Table 56–4. Short-Term Risk of Death or Nonfatal Myocardial Infarction in Patients with Unstable Angina 






Although nonocclusive thrombus on a preexisting atherosclerotic plaque is the most common cause of unstable angina/NSTEMI, other causes may lead to acute coronary ischemia (Table 56–5).6 A less common cause is dynamic obstruction of an epicardial artery leading to intense focal spasm (Prinzmetal angina). It is thought that this spasm is caused by hypercontractility of vascular smooth muscle and/or endothelial dysfunction. Abnormal constriction of small intramural resistance vessels can also lead to dynamic obstruction and acute ischemia. A third cause of unstable angina is severe mechanical obstruction without spasm or thrombus. An example would be restenosis after PCI or some patients with progressive atherosclerosis. A fourth cause is arterial inflammation and/or infection. It is thought that chronic inflammation perhaps related to infection lead to activation of macrophages and T-lymphocytes at the shoulder of a vulnerable plaque and increased expression of metalloproteinase resulting in disruption and rupture of the plaque. Finally, a fifth cause of unstable angina is alluded to in Braunwald’s classification, namely unstable angina from a secondary cause. These patients generally have chronic, stable CHD that worsens as a result of a noncoronary condition that increases myocardial oxygen demand, such as fever, tachycardia, reduced coronary blood flow caused by hypotension, and reduced blood myocardial oxygen content, such as with hypoxemia or anemia. These causes are not mutually exclusive.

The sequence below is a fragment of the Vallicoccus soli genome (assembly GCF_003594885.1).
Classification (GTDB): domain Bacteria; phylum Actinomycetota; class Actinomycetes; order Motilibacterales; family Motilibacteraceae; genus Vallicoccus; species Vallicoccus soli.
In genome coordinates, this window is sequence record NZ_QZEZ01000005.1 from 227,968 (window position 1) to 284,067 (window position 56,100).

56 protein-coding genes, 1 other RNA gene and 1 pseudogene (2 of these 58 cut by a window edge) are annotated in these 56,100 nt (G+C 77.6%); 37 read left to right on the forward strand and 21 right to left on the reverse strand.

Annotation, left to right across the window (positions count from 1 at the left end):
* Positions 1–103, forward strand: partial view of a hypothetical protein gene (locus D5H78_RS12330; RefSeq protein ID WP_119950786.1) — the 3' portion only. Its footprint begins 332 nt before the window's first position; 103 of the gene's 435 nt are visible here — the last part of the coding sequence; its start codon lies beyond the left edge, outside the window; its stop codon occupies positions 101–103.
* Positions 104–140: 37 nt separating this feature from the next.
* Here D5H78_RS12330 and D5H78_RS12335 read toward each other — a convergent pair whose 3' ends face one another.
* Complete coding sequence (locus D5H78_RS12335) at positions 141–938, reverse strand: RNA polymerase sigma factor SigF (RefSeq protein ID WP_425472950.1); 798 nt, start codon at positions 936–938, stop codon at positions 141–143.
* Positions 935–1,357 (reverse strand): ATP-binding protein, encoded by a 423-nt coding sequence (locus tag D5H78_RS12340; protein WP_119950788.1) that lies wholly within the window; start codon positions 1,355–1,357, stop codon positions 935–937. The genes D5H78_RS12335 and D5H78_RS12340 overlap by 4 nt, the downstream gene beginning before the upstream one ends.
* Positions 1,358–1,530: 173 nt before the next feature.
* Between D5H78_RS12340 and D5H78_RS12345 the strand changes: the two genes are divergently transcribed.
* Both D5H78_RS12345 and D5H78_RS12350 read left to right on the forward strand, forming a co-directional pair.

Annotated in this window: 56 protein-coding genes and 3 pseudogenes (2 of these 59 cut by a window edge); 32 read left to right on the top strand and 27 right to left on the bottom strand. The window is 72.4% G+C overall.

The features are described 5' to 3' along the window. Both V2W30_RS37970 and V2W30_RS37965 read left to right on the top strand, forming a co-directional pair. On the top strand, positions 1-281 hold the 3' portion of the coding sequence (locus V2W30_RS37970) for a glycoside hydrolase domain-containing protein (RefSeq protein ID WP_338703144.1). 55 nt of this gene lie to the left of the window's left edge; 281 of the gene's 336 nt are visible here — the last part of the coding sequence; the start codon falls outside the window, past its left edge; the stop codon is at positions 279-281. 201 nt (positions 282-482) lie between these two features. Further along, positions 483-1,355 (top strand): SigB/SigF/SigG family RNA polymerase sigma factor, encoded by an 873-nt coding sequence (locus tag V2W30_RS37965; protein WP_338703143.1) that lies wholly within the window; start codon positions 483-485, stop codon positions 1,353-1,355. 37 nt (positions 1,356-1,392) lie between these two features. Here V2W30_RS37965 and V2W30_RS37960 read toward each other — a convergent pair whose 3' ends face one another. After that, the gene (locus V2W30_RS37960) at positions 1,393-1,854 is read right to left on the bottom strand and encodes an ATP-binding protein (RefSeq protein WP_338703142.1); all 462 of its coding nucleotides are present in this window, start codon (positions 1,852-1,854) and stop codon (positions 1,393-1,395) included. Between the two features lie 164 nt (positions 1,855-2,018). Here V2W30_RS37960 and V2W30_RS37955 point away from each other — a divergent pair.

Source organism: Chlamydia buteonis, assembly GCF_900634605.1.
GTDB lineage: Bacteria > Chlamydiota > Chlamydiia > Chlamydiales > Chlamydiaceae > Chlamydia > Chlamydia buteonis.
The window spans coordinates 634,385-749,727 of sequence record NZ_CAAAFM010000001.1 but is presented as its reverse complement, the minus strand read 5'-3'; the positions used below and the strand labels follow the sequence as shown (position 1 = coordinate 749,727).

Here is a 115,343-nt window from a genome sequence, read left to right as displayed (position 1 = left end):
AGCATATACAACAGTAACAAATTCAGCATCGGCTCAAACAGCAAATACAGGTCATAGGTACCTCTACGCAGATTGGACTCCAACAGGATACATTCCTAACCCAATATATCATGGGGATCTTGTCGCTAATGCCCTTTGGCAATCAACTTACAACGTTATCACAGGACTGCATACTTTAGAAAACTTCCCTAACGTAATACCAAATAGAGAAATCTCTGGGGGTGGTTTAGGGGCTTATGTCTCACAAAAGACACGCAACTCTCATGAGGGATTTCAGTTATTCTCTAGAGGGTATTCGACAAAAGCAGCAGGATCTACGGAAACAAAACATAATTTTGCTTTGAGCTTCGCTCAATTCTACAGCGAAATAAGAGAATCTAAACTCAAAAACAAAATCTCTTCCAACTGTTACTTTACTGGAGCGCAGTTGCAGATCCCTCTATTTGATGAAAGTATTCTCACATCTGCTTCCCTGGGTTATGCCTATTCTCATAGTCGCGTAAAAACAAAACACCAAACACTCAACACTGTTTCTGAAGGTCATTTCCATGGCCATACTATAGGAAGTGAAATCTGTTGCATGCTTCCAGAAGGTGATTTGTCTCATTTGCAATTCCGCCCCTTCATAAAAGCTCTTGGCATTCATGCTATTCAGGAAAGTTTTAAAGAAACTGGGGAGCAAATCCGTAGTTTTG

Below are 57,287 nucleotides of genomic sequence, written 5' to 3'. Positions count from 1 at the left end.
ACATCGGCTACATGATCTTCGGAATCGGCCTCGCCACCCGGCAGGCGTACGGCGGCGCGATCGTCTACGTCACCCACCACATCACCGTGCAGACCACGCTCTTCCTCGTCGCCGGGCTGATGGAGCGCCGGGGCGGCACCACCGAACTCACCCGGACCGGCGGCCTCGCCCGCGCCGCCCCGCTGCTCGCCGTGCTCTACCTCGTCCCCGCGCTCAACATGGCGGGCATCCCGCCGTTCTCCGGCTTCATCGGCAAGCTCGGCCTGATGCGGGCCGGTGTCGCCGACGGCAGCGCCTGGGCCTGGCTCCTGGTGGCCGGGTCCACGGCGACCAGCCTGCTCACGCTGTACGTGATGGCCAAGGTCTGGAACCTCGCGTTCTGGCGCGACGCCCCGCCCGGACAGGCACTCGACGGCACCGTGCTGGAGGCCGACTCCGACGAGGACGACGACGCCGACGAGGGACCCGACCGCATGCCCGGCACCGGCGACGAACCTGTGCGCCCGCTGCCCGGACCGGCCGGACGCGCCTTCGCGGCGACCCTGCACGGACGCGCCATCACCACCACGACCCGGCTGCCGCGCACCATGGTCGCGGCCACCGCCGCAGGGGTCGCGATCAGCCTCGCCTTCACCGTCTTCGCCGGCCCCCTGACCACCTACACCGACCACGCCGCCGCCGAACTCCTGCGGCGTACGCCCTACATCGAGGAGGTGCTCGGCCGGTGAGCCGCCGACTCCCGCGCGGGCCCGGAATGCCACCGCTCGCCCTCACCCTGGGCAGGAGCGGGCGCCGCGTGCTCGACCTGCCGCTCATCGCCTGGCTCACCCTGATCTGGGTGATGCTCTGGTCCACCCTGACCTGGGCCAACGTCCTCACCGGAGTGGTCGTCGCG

Table 56–5. Secondary Precipitants of Myocardial Ischemia 






Non–ST-Segment Elevation Myocardial Infarction





For many years, the diagnosis of an acute MI was defined by the World Health Organization as having two of the following three criteria: (1) typical ischemic chest pain; (2) typical ECG pattern including the development of Q waves; (3) typical rise and fall in serum markers of myocardial injury, usually creatine kinase myocardial band (CK-MB).12 If the patient did not have evidence of ST-segment elevation or Q waves, and the CK-MB was elevated, the patient was diagnosed with an NSTEMI. Those patients with acute ischemic chest pain without evidence of ST-segment elevation or Q waves and who had negative CK-MB levels were thought to have unstable angina.






With the introduction of serum troponin levels, which were much more sensitive and specific for myonecrosis than CK-MB levels, a joint European Society of Cardiology and American College of Cardiology committee convened and in 2000 proposed the following definition of an acute, evolving, or recent MI: Typical rise and gradual fall of serum troponin levels or a more rapid rise and fall of serum CK-MB levels in addition to presenting with either ischemic symptoms, development of pathologic Q waves on ECG, ST-segment changes indicative of ischemia, or coronary artery intervention (eg, PCI).13




Jun 12, 2016 | Posted by in CARDIOLOGY | Comments Off on Definitions of Acute Coronary Syndromes